Sometimes, our view of our Jesus is warped by our human experiences and relationships. Sometimes, we extrapolate our human experiences onto what God must be like.
As pastor and author Dane Ortland once wrote, "We project onto Jesus our skewed instincts about how the world works. Human nature dictates that the wealthier a person, the more they tend to look down on the poor. The more beautiful a person, the more they are put off by the ugly. And without realizing what we are doing, we quietly assume that one so high and exalted has corresponding difficulty drawing near to the despicable and unclean. Sure, Jesus comes close to us, we agree—but he holds his nose." 
Somehow, this becomes our understanding of the holiness of God: with one hand He shows us his love (or judgment, depending on how our consciences are operating at the moment), and with the other, He holds His nose. Not only is this half-handed love, it's also half-hearted. God is so worried about protecting His holiness that He cannot stand to interact with us for long, or at full intensity.
Yet in engaging this belief, we project ourselves onto our God.
God has no need to protect His own holiness. It cannot be corrupted by us.
It is we who are self-protective. The thing we tend to protect is not our holiness, but our sin. It is we who cannot stand to interact with Him for long, or at full intensity.
"We will never make ourselves feel that we are sinners, because there is a mechanism in us as a result of sin that will always be defending us against every accusation. We are all on very good terms with ourselves, and we can always put up a good case for ourselves." 
And yet, in the deepest corners of our hearts, many of us know there is something wrong with us, some maximum capacity for good, some barrier that imposes upper limits for interacting with God. We project our limits onto God because it feels too threatening to acknowledge that they are ours.
When God comes in all of His love and wonder and intensity to meet with us, we become the Israelites, declaring, "Do not let God speak to us, lest we die." 
We react in terror and overwhelm. I include myself in this.
At times, I have reluctantly asked Him to stop pouring out His Spirit into my heart because the sense of His love and presence is so intense that I've been certain I will pop like an overfilled balloon.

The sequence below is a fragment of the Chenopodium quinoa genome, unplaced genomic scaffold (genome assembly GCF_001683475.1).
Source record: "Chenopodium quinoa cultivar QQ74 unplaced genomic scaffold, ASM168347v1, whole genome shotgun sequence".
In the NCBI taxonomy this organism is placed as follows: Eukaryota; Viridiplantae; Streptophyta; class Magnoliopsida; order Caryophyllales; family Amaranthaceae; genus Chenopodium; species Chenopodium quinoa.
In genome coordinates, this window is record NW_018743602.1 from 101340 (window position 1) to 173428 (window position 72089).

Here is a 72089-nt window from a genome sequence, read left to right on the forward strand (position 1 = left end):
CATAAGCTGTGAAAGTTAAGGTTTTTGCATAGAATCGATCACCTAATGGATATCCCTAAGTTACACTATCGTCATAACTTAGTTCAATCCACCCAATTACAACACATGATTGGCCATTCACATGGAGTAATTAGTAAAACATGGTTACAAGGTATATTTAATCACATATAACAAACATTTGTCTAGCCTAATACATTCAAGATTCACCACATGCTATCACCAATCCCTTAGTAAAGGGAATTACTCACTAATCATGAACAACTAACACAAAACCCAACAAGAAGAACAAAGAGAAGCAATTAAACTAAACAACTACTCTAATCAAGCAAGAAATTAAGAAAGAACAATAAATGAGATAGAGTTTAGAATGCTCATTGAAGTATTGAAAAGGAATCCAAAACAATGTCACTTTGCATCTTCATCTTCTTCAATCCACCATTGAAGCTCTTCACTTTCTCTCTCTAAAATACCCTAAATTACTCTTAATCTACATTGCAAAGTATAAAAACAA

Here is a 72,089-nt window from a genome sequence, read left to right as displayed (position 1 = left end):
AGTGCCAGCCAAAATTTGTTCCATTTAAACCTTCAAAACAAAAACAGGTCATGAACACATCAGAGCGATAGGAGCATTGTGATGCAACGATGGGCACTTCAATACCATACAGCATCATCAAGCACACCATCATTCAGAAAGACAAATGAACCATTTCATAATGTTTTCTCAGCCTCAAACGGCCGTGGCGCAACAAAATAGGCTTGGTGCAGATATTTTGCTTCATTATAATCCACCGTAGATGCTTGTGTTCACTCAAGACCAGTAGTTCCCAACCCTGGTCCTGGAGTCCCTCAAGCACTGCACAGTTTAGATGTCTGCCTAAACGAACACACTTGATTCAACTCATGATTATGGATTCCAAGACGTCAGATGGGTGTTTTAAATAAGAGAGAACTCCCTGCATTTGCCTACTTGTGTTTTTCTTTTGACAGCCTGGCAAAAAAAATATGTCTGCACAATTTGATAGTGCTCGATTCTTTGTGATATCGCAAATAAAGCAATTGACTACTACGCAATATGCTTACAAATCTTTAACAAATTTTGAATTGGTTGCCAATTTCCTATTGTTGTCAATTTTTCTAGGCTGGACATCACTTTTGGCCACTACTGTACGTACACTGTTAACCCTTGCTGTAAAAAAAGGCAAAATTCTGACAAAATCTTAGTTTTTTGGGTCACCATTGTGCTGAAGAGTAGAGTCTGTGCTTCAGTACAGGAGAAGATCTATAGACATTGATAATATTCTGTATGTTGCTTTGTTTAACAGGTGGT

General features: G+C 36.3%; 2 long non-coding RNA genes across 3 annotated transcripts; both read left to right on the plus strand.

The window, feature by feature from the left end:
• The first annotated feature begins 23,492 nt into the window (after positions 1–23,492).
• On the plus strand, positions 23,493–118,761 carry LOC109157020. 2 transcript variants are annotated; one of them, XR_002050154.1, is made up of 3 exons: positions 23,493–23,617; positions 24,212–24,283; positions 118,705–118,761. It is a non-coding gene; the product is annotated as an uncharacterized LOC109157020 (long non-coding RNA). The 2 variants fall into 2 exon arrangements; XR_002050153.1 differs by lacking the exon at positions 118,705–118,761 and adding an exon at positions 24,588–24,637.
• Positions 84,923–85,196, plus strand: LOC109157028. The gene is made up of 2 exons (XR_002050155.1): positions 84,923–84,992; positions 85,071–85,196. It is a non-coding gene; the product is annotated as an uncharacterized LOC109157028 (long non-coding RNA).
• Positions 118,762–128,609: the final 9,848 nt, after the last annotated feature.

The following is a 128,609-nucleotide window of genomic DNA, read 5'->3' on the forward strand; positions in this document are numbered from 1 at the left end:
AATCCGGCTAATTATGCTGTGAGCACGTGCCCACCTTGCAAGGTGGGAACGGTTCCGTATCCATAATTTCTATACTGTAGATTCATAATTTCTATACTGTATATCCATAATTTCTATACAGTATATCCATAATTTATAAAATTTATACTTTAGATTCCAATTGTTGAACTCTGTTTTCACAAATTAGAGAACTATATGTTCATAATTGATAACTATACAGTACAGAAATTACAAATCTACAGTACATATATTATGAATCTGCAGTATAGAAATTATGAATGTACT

I've been a Christian for forty years, and it was only a few weeks ago that I finally realized the prayer I should pray in those moments.
It's not, "Please stop!"
It's, "Please increase my capacity."
This is a prayer of trust, a prayer founded on knowing who He is, and where I stand with Him.
Some months ago, I was faced with an attack that was quite frankly demonic. There is no other word to adequately describe the grotesque and pervasive evil of what happened. Just as things were ramping up, and I was calling upon the Lord to rescue me, He implanted an image in my mind.
I was standing in a chamber whose walls were made of tissue. It was the chamber of a heart. I knew it was God's heart. It was beating. And I knew with each beat, blood would flow through this chamber. It took me a few moments to realize the import of this image.
God had not only hidden me in His heart, but the blood flowing through that heart was Jesus'. He was washing me clean with Jesus' blood, and painting me with later upon layer of His spiritual protection , beat after beat, after beat.
This is who I am: His child, cradled in His heart.
Knowing who He is, and who I am to Him, enables me to want more of Him, beyond my capacity.
This prayer, "increase my capacity," is useful for so many things:
- increase my capacity for being filled with the Holy Spirit
- increase my capacity to be hurt and yet love the one who has hurt me
- increase my capacity to forgive
- increase my capacity for truthfulness and honesty
- increase my capacity for holiness
I'm sure there are many more variations of this three-word prayer.
And as we pray these sorts of prayers, Jesus—our intercessor in heaven —also joins with us.
Jesus is praying for you and for me, right now.  Not with idle half-attention and a cool heart; but overflowing with the passion and ardour of Heaven, ablaze with power and majesty, aching in tenderness and mercy.
This is the God who loves us. May we worship Him with our whole hearts.
 Dane Ortland, Gentle and Lowly: The Heart of Christ for Sinners and Sufferers (Wheaton, IL: Crossway, 2020), 24 of 205 in e-book.
 Exodus 20:19, ESV.
 Based on my experience and the experience of countless other Christians in places from Trinidad to Africa to Okinawa, demons cannot bear the even the mention of the blood of Jesus. They have to flee.
 Dane Ortland, Gentle and Lowly: The Heart of Christ for Sinners and Sufferers (Wheaton, IL: Crossway, 2020), 59 of 205 in e-book, my paraphrase.
 See Hebrews 7:25.
 Dane Ortland, Gentle and Lowly: The Heart of Christ for Sinners and Sufferers (Wheaton, IL: Crossway, 2020), 71 of 205 in e-book.